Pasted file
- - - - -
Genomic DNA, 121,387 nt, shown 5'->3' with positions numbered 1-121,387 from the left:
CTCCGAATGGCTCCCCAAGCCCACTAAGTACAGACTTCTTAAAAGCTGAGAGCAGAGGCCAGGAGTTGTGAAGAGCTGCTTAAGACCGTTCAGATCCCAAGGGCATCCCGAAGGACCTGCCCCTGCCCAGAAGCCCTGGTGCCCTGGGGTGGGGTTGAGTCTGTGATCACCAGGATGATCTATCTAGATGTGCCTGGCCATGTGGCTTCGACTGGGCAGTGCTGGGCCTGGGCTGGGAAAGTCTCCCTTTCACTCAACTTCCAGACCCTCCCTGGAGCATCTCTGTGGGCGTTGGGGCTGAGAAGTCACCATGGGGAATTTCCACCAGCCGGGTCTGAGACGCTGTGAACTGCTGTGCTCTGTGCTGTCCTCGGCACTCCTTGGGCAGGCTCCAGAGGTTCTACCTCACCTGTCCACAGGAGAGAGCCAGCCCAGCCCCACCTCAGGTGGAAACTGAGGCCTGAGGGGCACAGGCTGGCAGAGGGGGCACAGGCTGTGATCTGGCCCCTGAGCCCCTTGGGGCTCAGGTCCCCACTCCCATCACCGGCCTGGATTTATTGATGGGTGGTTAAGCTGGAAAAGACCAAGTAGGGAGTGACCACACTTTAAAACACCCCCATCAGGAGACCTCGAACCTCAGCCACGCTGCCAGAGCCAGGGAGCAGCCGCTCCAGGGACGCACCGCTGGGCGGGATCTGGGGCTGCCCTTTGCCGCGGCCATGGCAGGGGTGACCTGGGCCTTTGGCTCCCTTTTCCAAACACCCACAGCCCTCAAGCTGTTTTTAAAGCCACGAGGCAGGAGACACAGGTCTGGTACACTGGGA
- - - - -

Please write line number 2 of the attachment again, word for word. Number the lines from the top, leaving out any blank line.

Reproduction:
CTCCGAATGGCTCCCCAAGCCCACTAAGTACAGACTTCTTAAAAGCTGAGAGCAGAGGCCAGGAGTTGTGAAGAGCTGCTTAAGACCGTTCAGATCCCAAGGGCATCCCGAAGGACCTGCCCCTGCCCAGAAGCCCTGGTGCCCTGGGGTGGGGTTGAGTCTGTGATCACCAGGATGATCTATCTAGATGTGCCTGGCCATGTGGCTTCGACTGGGCAGTGCTGGGCCTGGGCTGGGAAAGTCTCCCTTTCACTCAACTTCCAGACCCTCCCTGGAGCATCTCTGTGGGCGTTGGGGCTGAGAAGTCACCATGGGGAATTTCCACCAGCCGGGTCTGAGACGCTGTGAACTGCTGTGCTCTGTGCTGTCCTCGGCACTCCTTGGGCAGGCTCCAGAGGTTCTACCTCACCTGTCCACAGGAGAGAGCCAGCCCAGCCCCACCTCAGGTGGAAACTGAGGCCTGAGGGGCACAGGCTGGCAGAGGGGGCACAGGCTGTGATCTGGCCCCTGAGCCCCTTGGGGCTCAGGTCCCCACTCCCATCACCGGCCTGGATTTATTGATGGGTGGTTAAGCTGGAAAAGACCAAGTAGGGAGTGACCACACTTTAAAACACCCCCATCAGGAGACCTCGAACCTCAGCCACGCTGCCAGAGCCAGGGAGCAGCCGCTCCAGGGACGCACCGCTGGGCGGGATCTGGGGCTGCCCTTTGCCGCGGCCATGGCAGGGGTGACCTGGGCCTTTGGCTCCCTTTTCCAAACACCCACAGCCCTCAAGCTGTTTTTAAAGCCACGAGGCAGGAGACACAGGTCTGGTACACTGGGA